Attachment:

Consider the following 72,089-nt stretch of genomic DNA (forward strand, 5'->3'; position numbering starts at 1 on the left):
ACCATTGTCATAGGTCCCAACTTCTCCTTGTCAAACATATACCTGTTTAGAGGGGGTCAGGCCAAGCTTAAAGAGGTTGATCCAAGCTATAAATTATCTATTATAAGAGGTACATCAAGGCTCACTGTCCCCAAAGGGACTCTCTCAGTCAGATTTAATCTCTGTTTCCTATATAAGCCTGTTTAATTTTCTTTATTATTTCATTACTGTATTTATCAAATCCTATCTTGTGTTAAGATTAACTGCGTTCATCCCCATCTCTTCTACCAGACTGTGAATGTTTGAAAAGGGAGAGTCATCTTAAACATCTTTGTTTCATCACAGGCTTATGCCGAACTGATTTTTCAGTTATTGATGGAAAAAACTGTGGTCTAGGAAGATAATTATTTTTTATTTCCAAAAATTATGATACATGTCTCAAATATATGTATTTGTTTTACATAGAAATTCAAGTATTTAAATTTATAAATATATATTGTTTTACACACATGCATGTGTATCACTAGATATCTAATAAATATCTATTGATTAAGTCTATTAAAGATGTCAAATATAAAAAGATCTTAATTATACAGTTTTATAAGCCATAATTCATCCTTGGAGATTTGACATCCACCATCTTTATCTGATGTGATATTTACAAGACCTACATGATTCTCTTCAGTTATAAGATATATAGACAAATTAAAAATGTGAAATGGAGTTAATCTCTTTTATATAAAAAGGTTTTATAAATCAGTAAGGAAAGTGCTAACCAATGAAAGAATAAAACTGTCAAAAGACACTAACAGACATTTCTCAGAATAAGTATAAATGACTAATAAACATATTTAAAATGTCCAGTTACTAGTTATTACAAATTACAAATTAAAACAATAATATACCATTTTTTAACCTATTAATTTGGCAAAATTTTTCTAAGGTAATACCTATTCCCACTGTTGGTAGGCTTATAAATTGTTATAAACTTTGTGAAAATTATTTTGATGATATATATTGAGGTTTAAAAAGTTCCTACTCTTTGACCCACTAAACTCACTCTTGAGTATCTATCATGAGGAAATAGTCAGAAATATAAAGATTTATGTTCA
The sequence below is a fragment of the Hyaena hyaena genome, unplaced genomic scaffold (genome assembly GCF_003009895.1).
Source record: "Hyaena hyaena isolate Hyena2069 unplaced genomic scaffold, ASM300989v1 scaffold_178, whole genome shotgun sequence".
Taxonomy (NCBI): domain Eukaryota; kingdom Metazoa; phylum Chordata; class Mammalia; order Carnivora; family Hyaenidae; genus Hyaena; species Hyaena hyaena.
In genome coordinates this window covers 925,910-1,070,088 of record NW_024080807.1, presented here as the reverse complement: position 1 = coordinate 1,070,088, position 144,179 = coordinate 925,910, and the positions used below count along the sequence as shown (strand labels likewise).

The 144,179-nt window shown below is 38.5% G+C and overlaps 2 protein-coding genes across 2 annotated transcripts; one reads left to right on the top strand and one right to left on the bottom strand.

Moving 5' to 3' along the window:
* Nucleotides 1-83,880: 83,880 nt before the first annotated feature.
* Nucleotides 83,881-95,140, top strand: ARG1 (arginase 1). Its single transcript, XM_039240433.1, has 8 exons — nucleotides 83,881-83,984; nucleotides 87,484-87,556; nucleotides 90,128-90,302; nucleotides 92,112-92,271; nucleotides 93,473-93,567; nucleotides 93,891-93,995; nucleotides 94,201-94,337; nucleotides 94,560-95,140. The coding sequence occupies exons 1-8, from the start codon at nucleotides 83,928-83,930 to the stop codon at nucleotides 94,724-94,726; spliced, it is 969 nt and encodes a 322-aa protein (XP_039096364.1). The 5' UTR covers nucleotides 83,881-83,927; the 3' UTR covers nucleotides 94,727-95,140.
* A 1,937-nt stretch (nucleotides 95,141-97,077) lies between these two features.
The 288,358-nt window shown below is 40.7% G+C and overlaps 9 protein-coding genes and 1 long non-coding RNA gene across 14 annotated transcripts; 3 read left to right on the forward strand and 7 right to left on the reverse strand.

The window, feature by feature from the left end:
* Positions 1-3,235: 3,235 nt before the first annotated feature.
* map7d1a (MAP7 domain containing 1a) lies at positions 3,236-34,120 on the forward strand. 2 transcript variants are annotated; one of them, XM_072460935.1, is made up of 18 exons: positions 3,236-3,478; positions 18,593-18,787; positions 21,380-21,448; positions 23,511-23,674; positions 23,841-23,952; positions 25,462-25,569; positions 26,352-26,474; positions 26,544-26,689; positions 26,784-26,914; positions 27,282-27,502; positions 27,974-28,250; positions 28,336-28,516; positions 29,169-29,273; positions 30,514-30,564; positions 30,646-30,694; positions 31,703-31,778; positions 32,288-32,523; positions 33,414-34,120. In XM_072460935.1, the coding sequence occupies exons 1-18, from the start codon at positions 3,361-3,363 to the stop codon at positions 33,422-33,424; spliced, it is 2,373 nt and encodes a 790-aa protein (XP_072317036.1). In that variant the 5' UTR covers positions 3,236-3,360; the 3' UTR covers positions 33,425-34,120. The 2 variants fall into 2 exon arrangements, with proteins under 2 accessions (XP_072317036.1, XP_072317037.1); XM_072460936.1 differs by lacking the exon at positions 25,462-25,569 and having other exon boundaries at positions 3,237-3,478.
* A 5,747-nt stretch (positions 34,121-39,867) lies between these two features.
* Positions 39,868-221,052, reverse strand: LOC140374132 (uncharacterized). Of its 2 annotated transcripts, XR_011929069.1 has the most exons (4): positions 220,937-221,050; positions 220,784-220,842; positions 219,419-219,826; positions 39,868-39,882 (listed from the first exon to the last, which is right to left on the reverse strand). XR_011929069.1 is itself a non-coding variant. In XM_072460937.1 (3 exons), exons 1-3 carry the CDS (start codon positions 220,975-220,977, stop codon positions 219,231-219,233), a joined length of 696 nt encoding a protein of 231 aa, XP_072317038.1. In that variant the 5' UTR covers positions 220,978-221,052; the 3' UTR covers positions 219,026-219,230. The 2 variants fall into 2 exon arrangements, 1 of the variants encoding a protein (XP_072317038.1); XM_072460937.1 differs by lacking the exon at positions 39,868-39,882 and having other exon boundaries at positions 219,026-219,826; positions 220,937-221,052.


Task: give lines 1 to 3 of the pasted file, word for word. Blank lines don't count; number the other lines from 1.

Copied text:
Consider the following 72,089-nt stretch of genomic DNA (forward strand, 5'->3'; position numbering starts at 1 on the left):
ACCATTGTCATAGGTCCCAACTTCTCCTTGTCAAACATATACCTGTTTAGAGGGGGTCAGGCCAAGCTTAAAGAGGTTGATCCAAGCTATAAATTATCTATTATAAGAGGTACATCAAGGCTCACTGTCCCCAAAGGGACTCTCTCAGTCAGATTTAATCTCTGTTTCCTATATAAGCCTGTTTAATTTTCTTTATTATTTCATTACTGTATTTATCAAATCCTATCTTGTGTTAAGATTAACTGCGTTCATCCCCATCTCTTCTACCAGACTGTGAATGTTTGAAAAGGGAGAGTCATCTTAAACATCTTTGTTTCATCACAGGCTTATGCCGAACTGATTTTTCAGTTATTGATGGAAAAAACTGTGGTCTAGGAAGATAATTATTTTTTATTTCCAAAAATTATGATACATGTCTCAAATATATGTATTTGTTTTACATAGAAATTCAAGTATTTAAATTTATAAATATATATTGTTTTACACACATGCATGTGTATCACTAGATATCTAATAAATATCTATTGATTAAGTCTATTAAAGATGTCAAATATAAAAAGATCTTAATTATACAGTTTTATAAGCCATAATTCATCCTTGGAGATTTGACATCCACCATCTTTATCTGATGTGATATTTACAAGACCTACATGATTCTCTTCAGTTATAAGATATATAGACAAATTAAAAATGTGAAATGGAGTTAATCTCTTTTATATAAAAAGGTTTTATAAATCAGTAAGGAAAGTGCTAACCAATGAAAGAATAAAACTGTCAAAAGACACTAACAGACATTTCTCAGAATAAGTATAAATGACTAATAAACATATTTAAAATGTCCAGTTACTAGTTATTACAAATTACAAATTAAAACAATAATATACCATTTTTTAACCTATTAATTTGGCAAAATTTTTCTAAGGTAATACCTATTCCCACTGTTGGTAGGCTTATAAATTGTTATAAACTTTGTGAAAATTATTTTGATGATATATATTGAGGTTTAAAAAGTTCCTACTCTTTGACCCACTAAACTCACTCTTGAGTATCTATCATGAGGAAATAGTCAGAAATATAAAGATTTATGTTCA
The sequence below is a fragment of the Hyaena hyaena genome, unplaced genomic scaffold (genome assembly GCF_003009895.1).